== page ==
Tip of the iceburg

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The Cordillera has been identified as the watershed cradle of Northern Luzon because it is the headwaters of all river systems providing abundant water supply for various uses, especially for those people living in the lowland communities. The region has a total land area of more than 1.85 million hectares with 85 percent classified as forest reservations and grasslands while 15 percent of the land area is classified as alienable and disposable. Upland farming is one of the major sources of livelihood of the people while others venture in other sources of livelihood such as small-scale mining among other small and medium enterprises whichever may be applicable in their respective places.

Because of the need for descent sources of livelihood, a number of people in the hinterlands were forced to embrace the slash and burn farming to have food on their tables. However, with the multiplication of the people living in the different communities triggered by inter-marriages and migration, they were forced to expand their farms into the forest reservations just or them to sustain the living condition of their families and for them to have added income for the brighter future of their children. Enterprising individuals were even able to have portions of watersheds and forest reservations declared in their names while others were able to secure dubious titles which now complicates things in favor of their personal interests. Under existing rules and regulations, portions of declared forest reservations cannot be subjected to tax declarations or titles or even alienable and disposable because the same belongs to the State.

Recent studies show that the total land area of the region which still has forest cover is at least 43 percent and the primary reason for massive deforestation is the search for adequate sources of livelihood for the rapidly growing population within communities situated in declared reservations.

The present administration embarked on a 5-year massive reforestation project dubbed the National Greening Program (NGP) in order to plant at least 1.5 billion assorted tree species in more than 1.5 hectares of denuded forest reservations purposely to bring back the greenery of our ravaged mountain slopes. The Cordillera has been the top performer in the implementation of the NGP besting the 17 other regions of the country because of the active involvement of numerous stakeholders in efforts to allow the future generations of Filipinos to enjoy the benefits of trees planted in reservations.. Despite the combined efforts of stakeholders to help bring back the greenery of our forests, there are a number of unscrupulous individuals who continue to wreck havoc in ruining the good state of our environment.

Just last week, combined environment and police personnel were able to arrest five individuals and confiscated more than 13,000 board feet of illegally-sawn lumber in an over 6-hectare portion of the Mount Data watershed aside from the seizure of chainsaws, guide bars and other materials used in the unabated cutting of trees in the area. Thanks to the aerial inspection conducted in the area.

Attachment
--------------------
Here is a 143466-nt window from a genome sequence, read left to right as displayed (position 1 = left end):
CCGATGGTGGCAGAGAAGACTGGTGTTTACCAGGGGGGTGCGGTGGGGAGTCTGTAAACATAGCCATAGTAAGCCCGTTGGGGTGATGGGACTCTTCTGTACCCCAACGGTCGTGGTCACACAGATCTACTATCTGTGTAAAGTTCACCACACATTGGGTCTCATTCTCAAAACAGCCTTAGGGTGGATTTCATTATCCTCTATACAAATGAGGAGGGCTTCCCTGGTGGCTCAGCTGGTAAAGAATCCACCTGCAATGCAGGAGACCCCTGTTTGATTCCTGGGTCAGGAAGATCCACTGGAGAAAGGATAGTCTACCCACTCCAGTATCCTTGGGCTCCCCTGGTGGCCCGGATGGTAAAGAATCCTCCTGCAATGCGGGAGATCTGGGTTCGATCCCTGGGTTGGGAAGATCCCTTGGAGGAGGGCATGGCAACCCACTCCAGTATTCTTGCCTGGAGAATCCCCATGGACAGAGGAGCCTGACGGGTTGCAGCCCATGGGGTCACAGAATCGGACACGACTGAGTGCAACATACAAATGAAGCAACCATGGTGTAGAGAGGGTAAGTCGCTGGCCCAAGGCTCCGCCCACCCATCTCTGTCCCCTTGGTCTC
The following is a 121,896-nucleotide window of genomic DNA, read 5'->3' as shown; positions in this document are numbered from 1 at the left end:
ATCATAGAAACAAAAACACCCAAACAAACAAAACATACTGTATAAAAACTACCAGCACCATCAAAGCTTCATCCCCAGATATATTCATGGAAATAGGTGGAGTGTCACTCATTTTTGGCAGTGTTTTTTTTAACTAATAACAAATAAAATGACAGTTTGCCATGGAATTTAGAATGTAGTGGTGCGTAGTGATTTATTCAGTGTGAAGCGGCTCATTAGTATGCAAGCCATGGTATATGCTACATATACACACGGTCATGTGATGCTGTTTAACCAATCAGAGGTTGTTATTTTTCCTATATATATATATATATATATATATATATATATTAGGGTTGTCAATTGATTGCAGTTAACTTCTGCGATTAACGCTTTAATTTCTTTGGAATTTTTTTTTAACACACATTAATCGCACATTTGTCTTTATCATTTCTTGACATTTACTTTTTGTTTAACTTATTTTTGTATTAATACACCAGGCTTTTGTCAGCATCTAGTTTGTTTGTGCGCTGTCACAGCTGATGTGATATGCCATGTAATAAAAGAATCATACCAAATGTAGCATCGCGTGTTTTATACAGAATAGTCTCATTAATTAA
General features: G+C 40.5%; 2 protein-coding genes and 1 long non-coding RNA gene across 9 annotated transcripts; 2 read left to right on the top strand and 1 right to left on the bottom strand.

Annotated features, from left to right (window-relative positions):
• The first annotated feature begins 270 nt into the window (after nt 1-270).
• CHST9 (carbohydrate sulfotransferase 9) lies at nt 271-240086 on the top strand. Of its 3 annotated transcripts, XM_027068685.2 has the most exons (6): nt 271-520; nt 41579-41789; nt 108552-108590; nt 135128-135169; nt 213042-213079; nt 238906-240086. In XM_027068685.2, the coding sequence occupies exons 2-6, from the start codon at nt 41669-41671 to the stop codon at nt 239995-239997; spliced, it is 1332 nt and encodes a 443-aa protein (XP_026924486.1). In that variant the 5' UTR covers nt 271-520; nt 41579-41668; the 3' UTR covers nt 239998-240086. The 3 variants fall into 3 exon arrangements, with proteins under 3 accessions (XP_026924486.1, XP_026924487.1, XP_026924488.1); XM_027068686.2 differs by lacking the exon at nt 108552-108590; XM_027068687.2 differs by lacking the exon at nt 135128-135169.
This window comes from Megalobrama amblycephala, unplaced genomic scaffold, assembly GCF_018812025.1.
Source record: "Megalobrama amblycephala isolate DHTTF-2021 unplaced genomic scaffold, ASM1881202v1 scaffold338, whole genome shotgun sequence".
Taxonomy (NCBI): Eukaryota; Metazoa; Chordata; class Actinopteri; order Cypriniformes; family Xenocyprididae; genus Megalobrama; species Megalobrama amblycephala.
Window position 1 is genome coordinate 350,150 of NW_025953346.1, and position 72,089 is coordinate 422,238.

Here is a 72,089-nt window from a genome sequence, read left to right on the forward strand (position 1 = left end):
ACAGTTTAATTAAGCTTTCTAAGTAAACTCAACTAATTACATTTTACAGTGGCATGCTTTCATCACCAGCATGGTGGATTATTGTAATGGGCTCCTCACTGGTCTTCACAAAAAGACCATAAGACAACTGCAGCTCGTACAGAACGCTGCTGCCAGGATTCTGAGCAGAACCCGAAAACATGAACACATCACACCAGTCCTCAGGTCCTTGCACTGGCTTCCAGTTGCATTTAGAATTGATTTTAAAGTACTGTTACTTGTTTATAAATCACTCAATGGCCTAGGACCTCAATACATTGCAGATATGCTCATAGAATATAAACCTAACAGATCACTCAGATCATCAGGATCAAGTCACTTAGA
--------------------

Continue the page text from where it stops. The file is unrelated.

We firmly believe the arrest of the five alleged illegal loggers and the confiscation of more than P500,000 worth of illegally-sawn lumber is just a tip of the iceburg. We received several reports that there are massive deforestations in larger scales within the Mount Pulag National Park between the tri-boundaries of Kabayan, Benguet, Tinoc, Ifugao and parts of Nueva Vizcaya which had been going on for several years now but remain untouched by authorities. The site in Baang, Balintaugan, Bauko, Mountain Province where the huge volume of lumber was confiscated has been the source of pine wood supply of numerous environment, police and even ranking local officials that is why it remained as such until its recent discovery.

While aerial inspection would be too expensive, we highly recommend the regular conduct of such surveillance operations in identified hot spots in the region in order to be able to prevent the massive destruction of the forest reservations which is giving life to our numerous river systems. Now that we are feeling the serious negative impacts of climate change, let us join hands in curbing the massive destruction of our forests because the trees serve as a buffer to massive soil erosion, landless, floodings among other effects of the unpredictable weather condition nowadays.

People living in protected areas should be the ones to fight for the preservation and protection of the state of the environment in their respective places because they will be the first one to be significantly affected once there will be the onslaught of natural and man-made calamities and the first ones to benefit from the existence of trees in their places.

The government must be aggressive in going after those inflicting serious damage to our environment but the people must also cooperate by reporting to concerned authorities the existence of illegal logging activities among other destructive incidents that might compromise the state of our forests and eventually negate the region’s identity as the watershed cradle of Northern Luzon. Let us not await our springs to dry up because we will suffer the severe consequences of our failure to police our own ranks in terms of protecting and preserving our environment.

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